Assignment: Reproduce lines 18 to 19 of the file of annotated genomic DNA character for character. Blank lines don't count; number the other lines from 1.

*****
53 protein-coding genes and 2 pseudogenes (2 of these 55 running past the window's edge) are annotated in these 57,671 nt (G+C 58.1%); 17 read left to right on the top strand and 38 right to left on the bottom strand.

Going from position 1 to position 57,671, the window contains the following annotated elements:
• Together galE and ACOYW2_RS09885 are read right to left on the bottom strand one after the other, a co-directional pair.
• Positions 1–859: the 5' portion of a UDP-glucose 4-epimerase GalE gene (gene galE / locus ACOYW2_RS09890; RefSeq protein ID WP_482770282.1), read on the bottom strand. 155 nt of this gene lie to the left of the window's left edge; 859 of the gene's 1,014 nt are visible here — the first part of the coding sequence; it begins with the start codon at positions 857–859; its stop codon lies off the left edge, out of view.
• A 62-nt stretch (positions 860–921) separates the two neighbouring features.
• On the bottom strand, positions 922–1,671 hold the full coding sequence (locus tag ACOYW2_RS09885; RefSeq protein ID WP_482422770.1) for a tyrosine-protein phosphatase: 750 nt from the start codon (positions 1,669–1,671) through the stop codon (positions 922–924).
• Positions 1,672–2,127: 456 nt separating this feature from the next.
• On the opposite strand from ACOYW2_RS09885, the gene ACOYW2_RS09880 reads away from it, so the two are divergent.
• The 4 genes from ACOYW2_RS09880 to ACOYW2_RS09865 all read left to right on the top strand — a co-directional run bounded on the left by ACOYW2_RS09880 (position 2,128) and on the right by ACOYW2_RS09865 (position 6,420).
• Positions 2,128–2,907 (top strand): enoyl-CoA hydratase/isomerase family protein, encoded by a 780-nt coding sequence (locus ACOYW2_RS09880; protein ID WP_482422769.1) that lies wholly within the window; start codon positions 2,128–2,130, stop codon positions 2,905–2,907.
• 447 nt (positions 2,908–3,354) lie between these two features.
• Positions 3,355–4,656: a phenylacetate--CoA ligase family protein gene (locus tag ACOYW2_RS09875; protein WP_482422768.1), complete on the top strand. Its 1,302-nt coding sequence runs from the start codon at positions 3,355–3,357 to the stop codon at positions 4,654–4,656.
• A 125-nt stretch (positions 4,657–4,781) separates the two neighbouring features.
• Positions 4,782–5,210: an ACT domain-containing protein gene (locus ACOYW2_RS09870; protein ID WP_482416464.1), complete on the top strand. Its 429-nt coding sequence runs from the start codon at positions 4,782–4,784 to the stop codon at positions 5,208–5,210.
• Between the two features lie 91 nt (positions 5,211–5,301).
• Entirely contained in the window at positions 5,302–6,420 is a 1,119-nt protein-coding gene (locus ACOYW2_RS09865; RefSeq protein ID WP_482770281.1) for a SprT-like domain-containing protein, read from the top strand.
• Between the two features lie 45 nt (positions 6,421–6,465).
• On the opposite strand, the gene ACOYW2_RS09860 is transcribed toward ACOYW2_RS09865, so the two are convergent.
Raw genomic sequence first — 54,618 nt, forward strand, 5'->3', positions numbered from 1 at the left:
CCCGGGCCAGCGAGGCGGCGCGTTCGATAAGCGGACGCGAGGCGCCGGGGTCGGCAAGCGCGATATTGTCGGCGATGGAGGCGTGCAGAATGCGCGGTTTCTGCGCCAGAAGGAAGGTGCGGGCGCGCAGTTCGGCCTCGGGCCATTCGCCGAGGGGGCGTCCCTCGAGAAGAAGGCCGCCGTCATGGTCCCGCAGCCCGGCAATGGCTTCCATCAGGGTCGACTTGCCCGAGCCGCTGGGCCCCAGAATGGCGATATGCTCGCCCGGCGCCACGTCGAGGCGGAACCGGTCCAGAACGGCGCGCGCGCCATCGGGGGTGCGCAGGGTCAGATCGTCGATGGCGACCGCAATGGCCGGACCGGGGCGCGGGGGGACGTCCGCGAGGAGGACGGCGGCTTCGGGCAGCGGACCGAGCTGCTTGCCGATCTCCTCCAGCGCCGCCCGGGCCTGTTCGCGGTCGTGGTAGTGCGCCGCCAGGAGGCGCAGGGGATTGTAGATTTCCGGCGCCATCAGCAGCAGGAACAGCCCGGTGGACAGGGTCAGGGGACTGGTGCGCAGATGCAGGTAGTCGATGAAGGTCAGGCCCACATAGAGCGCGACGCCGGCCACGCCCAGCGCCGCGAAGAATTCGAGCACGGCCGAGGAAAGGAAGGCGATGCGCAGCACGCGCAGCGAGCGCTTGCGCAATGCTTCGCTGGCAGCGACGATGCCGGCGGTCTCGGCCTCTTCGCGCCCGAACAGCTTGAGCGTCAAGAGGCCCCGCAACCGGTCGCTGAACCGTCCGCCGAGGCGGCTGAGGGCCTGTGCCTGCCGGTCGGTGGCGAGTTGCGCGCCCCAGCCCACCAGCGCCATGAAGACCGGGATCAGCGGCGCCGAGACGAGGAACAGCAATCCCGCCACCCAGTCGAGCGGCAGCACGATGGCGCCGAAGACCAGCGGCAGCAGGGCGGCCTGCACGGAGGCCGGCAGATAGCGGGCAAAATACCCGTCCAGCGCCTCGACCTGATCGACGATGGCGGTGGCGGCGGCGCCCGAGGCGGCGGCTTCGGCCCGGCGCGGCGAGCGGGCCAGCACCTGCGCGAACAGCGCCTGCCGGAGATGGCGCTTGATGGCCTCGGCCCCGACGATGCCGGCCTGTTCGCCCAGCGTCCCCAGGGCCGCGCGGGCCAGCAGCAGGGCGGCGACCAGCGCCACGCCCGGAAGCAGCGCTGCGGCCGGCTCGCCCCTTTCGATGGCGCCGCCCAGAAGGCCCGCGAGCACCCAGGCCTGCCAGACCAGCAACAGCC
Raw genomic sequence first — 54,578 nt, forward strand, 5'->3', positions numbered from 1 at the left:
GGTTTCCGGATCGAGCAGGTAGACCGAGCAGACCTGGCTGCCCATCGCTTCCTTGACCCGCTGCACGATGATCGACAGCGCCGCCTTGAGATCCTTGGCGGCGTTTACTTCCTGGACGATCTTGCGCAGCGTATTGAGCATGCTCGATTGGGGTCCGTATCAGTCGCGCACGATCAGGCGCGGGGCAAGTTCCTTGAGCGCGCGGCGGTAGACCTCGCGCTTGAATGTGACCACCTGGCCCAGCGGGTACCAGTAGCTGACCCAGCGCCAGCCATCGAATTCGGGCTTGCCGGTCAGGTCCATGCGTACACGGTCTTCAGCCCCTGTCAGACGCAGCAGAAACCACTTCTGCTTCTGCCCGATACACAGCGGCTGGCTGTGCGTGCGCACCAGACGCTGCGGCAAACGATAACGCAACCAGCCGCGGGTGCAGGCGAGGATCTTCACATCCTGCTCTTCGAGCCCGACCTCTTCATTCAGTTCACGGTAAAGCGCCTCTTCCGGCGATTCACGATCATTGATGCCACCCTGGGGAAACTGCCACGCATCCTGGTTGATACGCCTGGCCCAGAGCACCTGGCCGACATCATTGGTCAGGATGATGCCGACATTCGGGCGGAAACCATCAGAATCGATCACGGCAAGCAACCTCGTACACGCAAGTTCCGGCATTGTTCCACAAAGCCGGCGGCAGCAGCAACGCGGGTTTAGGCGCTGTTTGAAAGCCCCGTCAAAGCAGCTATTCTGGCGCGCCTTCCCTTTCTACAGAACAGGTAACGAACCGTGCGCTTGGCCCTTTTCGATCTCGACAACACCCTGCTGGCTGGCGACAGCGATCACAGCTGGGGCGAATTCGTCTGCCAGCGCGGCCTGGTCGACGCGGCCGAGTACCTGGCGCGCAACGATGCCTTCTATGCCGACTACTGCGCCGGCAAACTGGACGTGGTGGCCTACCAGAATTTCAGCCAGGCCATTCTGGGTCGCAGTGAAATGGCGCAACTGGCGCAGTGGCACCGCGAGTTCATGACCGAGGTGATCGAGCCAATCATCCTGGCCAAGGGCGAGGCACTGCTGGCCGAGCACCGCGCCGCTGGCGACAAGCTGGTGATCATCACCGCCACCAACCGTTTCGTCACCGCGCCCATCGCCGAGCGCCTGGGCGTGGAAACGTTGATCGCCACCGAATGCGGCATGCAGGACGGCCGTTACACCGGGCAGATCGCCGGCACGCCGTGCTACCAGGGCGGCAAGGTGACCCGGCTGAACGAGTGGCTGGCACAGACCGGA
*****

• On the opposite strand, the gene ACOYW2_RS09860 is transcribed toward ACOYW2_RS09865, so the two are convergent.
Raw genomic sequence first — 54,618 nt, forward strand, 5'->3', positions numbered from 1 at the left: